A goutte may be blazoned by its tincture, as in a goutte argent (literally "a silver droplet"). Alternatively, there are special names given to gouttes of various tinctures, as in a goutte d'eau (literally "a droplet of water").
|g. de larmes
|g. de sang
|g. de poix
of (olive) oil
|g. de vin|
In medieval and Renaissance depictions of coats of arms, the goutte was drawn with wavy sides (as shown above). More modern depictions have smoothed the sides to make the droplets fatter and more symmetrical.
In their earliest uses, gouttes were semé: strewn upon the field of a coat of arms. Rather than semé de gouttes, this is termed goutty, gutté, or gutty (French gouttée). It was only much later that the goutte came to be used individually in heraldry as a charge in its own right.
- Burke, Bernard (1884). "Glossary: The Goutte". The general armory of England, Scotland, Ireland, and Wales; comprising a registry of armorial bearings from the earliest to the present time. London: Harrison & sons. p. xxxiii. Retrieved 7 September 2017.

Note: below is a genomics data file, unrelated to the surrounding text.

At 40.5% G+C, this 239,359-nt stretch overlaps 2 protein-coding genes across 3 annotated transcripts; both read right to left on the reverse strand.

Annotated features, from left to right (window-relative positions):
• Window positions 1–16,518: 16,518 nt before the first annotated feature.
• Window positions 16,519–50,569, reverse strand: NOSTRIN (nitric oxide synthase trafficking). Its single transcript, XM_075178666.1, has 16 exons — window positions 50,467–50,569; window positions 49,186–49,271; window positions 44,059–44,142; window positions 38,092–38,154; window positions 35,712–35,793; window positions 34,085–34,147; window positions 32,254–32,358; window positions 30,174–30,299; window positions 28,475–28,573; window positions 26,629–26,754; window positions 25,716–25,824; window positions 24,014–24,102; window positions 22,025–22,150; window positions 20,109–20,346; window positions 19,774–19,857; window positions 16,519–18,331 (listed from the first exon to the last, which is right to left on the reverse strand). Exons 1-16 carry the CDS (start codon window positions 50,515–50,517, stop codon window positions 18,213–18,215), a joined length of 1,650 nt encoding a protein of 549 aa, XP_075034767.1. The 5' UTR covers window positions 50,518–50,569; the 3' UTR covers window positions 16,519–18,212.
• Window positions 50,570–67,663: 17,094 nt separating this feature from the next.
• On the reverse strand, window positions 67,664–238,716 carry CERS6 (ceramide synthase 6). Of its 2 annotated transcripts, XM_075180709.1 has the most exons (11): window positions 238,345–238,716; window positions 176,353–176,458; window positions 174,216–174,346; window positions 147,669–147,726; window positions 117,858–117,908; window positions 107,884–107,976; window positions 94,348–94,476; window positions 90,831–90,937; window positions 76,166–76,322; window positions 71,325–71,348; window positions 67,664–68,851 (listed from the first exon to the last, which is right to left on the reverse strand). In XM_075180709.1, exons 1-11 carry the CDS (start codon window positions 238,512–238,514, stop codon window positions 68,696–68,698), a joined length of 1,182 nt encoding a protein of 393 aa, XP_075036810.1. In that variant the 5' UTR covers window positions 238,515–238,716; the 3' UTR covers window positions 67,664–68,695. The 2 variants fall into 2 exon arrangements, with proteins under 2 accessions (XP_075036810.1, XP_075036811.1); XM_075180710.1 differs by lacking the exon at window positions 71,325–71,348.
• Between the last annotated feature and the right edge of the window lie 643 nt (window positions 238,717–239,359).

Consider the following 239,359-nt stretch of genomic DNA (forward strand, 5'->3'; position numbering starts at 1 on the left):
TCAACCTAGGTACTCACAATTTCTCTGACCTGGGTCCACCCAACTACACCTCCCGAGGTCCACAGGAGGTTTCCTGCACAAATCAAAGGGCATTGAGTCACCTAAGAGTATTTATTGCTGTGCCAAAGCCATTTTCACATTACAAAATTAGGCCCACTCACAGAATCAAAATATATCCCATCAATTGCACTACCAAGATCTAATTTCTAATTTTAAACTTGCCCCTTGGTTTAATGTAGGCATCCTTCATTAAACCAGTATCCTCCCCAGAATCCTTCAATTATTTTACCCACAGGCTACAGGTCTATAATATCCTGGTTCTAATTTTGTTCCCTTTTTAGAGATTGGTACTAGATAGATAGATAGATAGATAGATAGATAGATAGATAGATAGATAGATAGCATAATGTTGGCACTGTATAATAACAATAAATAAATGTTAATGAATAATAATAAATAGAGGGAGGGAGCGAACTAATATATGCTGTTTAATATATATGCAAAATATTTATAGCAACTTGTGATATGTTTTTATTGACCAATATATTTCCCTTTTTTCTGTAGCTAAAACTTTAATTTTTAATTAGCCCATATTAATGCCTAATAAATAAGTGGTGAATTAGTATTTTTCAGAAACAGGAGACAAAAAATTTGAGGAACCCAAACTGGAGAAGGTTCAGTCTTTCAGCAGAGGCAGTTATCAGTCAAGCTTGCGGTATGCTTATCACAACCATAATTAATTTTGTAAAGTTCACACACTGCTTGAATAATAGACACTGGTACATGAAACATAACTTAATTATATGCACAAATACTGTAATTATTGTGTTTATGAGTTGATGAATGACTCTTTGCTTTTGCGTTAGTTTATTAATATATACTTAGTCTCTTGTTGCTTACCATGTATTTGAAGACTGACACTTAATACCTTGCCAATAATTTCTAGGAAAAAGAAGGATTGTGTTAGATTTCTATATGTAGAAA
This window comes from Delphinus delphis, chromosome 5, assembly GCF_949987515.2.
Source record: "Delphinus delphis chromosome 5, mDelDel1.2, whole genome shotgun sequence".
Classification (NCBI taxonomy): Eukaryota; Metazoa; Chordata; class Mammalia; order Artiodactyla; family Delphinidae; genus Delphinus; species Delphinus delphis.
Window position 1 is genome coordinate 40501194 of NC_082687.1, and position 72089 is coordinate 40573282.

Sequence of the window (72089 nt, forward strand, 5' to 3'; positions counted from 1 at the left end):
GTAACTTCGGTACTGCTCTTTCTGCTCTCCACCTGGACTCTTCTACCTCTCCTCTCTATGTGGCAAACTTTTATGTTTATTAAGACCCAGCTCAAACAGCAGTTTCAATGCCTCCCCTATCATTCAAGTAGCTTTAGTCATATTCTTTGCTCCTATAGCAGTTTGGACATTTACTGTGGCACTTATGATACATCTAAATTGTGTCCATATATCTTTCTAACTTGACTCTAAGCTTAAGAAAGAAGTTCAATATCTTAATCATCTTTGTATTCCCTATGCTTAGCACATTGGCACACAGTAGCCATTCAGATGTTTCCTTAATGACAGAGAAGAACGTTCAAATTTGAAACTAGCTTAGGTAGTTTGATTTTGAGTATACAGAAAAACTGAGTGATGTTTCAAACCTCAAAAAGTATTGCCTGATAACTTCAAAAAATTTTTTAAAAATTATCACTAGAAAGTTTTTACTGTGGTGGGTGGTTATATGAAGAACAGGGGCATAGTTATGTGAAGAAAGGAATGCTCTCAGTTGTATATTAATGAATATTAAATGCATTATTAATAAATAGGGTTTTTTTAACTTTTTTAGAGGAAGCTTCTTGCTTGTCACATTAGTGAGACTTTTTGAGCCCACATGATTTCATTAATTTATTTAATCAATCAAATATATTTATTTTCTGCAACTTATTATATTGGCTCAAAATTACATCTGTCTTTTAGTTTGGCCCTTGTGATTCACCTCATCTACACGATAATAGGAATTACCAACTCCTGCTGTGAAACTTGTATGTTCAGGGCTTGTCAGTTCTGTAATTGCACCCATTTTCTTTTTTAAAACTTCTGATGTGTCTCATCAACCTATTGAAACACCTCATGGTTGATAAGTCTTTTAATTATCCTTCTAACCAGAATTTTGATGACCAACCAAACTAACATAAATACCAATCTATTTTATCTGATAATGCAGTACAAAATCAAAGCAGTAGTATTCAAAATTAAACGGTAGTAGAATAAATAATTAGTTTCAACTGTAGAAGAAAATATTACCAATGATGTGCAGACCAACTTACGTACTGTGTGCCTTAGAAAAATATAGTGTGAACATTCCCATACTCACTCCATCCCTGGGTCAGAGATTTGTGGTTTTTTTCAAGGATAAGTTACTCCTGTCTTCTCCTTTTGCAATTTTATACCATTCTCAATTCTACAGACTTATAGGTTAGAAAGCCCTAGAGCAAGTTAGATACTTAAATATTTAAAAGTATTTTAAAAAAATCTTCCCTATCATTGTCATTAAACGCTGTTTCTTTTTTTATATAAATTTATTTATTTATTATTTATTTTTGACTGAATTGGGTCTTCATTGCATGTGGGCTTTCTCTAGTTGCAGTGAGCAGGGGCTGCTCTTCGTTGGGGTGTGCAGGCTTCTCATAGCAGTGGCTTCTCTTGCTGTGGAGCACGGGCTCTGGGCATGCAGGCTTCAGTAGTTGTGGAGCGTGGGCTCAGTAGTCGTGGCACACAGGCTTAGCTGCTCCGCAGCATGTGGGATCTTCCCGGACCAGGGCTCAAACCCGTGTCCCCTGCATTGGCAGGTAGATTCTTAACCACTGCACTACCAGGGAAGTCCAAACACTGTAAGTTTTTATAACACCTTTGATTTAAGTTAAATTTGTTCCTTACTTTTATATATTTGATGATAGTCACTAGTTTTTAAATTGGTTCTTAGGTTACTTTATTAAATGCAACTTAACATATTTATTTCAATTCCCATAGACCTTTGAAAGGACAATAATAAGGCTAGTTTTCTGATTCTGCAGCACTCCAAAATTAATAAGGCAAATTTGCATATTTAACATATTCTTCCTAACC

- Coats, James (1725). "Gutty". A new dictionary of heraldry. London: Printed for Jer. Batley. p. 173. Retrieved 7 September 2017.
- Fox-Davies, Arthur Charles (1909). "The Field of a Shield: Semé". A Complete Guide to Heraldry. Illustrated by Graham Johnston. London: T.C. & E.C. Jack. pp. 89–90. Retrieved 7 September 2017.
- Gibbon, John (1682). "Gutty". Introductio Ad Latinam Blasoniam: An Essay to a More Correct Blason in Latine Than Formerly Hath Been Used. London: J. M. pp. 35–37. Retrieved 7 September 2017.